While Italy’s labor market performance has improved over the past decade, reflecting previous reforms, employment and productivity continue to lag its peers. This column argues that fixing these problems requires a “second generation” of reforms to reduce labor market asymmetries and liberalize product markets.
Italy’s labor market trends have improved in recent years. Spurred by the Treu and Biagi reforms of the mid-1990s, strong employment growth has outstripped rising labor market participation, halving the unemployment rate and keeping earnings growth moderate. But these trends are flagging and Italy’s labor market outcomes remain among the worst in Europe. In particular, relatively few people work and productivity growth has stalled (which lies behind the rapid growth in unit labor costs).
What accounts for these poor labor market outcomes? Part of the answer lies with the labor market institutions.
· A rigid collective wage bargaining system. Although the system has not led to excessive wage growth overall, it leaves little scope for many firms, especially small enterprises and in the South, to set wages according to their specific conditions, exacerbating regional differences and hindering small businesses.
· Narrow and uneven unemployment insurance. While ordinary unemployment benefits are initially relatively high, they drop off quickly and the complex eligibility criteria imply only a few receive them. Wage supplementation funds (cassa integrazione guadagni) can be more generous, but are limited in coverage. The lack of a fully-fledged system inhibits efficient worker allocation, both regionally and in terms of skill mismatches.
· Asymmetric employment protection. Recent reforms substantially liberalized restrictions on fixed-term and part-time employment, resulting in strong growth in these segments (which are now around EU averages), but left restrictions on permanent employment unchanged. This asymmetric deregulation tilted incentives for job creation toward “atypical” contracts, leading to higher employment risk for an increasing share of the labor force and lower productivity growth.
International experience suggests that successful labor market reform requires a comprehensive, not piecemeal, approach. For Italy, this suggests that while labor tax cuts are important to lower the cost of labor, they should be broad-based and implemented in a way that ensures that tax cuts benefit both firms and workers. For example, unions could commit to moderate wage demands at the national level to broaden the scope for firm-level agreements. It also suggests that employment protection should be reduced and equalized across employment types, in return for a broader and longer-duration unemployment insurance system.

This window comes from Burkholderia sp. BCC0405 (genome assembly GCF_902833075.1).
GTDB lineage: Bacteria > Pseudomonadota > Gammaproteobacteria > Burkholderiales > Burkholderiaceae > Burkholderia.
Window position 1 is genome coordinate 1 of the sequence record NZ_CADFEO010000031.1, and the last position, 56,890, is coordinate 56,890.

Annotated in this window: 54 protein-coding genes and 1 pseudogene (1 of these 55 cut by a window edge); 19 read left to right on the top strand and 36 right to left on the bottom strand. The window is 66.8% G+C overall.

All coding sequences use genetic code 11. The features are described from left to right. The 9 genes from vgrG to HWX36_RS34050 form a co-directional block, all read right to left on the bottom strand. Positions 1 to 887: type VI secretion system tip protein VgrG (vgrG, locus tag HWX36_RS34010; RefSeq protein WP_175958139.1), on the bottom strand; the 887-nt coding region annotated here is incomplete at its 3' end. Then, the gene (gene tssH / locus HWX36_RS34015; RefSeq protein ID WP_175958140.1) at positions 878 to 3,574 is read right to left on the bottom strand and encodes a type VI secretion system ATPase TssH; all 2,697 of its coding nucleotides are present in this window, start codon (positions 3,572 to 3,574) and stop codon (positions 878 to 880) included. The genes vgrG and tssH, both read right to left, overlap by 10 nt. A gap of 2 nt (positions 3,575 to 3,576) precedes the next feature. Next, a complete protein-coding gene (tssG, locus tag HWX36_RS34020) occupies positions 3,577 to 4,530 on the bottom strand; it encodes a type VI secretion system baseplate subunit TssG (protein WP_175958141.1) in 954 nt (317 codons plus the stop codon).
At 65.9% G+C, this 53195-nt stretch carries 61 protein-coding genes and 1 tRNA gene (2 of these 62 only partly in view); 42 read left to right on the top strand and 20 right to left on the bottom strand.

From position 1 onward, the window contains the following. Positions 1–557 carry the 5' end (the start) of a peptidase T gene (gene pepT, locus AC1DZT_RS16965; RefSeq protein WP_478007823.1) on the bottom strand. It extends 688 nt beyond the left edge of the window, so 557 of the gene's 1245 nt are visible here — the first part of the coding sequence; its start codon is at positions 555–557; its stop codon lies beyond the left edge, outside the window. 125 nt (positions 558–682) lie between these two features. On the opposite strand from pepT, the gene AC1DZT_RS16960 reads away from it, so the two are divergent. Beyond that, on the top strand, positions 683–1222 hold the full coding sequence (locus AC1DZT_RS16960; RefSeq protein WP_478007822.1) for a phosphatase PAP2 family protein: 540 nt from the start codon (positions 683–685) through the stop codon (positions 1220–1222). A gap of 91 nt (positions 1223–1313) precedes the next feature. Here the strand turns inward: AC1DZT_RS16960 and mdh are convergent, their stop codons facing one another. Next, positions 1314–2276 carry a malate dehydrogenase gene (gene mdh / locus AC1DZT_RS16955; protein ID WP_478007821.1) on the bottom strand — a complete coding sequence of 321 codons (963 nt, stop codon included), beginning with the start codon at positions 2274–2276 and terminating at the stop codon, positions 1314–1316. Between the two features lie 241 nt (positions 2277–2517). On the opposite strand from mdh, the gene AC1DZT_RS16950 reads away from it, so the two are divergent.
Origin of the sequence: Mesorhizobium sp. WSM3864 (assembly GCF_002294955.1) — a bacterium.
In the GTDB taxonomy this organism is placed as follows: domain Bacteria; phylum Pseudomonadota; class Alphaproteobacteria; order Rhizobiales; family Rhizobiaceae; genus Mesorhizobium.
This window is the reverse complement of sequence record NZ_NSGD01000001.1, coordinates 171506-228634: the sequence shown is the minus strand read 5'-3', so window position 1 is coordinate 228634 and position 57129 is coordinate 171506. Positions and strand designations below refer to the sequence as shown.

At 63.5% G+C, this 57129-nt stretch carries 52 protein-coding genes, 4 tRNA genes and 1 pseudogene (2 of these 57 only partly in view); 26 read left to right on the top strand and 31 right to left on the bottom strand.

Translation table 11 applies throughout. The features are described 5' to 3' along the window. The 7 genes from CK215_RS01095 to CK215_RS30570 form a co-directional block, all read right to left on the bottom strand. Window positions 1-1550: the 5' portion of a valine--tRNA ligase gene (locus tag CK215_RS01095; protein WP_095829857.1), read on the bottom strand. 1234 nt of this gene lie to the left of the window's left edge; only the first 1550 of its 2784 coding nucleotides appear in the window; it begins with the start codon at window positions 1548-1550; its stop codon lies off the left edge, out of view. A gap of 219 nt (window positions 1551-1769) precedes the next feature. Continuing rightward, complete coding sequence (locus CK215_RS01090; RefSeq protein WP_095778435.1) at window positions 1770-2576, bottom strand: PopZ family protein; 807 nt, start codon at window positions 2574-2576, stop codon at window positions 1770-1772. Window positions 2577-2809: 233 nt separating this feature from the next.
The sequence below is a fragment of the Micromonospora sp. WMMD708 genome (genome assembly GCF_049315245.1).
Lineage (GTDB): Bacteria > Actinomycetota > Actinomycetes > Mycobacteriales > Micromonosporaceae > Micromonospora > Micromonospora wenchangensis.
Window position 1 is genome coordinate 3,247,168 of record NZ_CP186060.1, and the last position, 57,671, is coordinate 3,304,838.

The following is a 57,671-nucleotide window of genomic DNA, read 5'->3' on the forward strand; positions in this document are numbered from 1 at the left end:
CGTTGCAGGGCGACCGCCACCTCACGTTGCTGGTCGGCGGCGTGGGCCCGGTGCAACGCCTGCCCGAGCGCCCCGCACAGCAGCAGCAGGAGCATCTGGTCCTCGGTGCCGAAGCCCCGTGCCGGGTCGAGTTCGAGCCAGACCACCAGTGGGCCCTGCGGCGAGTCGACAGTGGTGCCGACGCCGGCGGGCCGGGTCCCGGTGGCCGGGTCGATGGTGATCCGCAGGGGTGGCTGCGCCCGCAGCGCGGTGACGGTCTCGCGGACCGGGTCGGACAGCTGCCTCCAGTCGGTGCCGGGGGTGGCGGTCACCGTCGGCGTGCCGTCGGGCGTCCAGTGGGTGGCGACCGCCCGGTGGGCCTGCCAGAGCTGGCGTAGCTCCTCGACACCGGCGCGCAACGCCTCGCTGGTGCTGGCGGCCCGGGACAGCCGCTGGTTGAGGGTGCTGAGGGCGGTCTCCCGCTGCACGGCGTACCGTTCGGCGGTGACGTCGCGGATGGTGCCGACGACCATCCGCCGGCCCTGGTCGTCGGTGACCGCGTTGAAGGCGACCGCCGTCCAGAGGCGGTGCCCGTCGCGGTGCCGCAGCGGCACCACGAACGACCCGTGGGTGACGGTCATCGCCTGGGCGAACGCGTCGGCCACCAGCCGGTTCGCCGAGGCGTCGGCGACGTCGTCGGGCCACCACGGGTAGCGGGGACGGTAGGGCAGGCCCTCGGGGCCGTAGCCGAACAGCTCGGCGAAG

But labor market regulation is not the full story. Italy’s regulatory framework (including taxation) is not dramatically out of line with its EU peers. Indeed on some dimensions, Italy’s labor market is relatively lightly regulated. Both international experience and a growing body of academic research suggest that spillovers from other markets, especially the product market, may be an integral part of the problem. And indeed, Italy ranks high in terms of product market regulation, especially relating to economic structure and competition. In less competitive markets, firms earn excessive profits and restrict both output and employment. Such conditions create a classic “insider-outsider” conflict, where unions strive to extract a share of the rents on behalf of the “insiders” (workers in permanent employment), but at the expense of the “outsiders” (the unemployed and those in “atypical” employment). And lowering the rents arising from uncompetitive markets through product market deregulation would also ease subsequent labor market reforms. Another advantage of addressing labor market problems via the product market is that such reforms do not imply a cost for the budget—of special importance for Italy given its exceptionally weak public finances.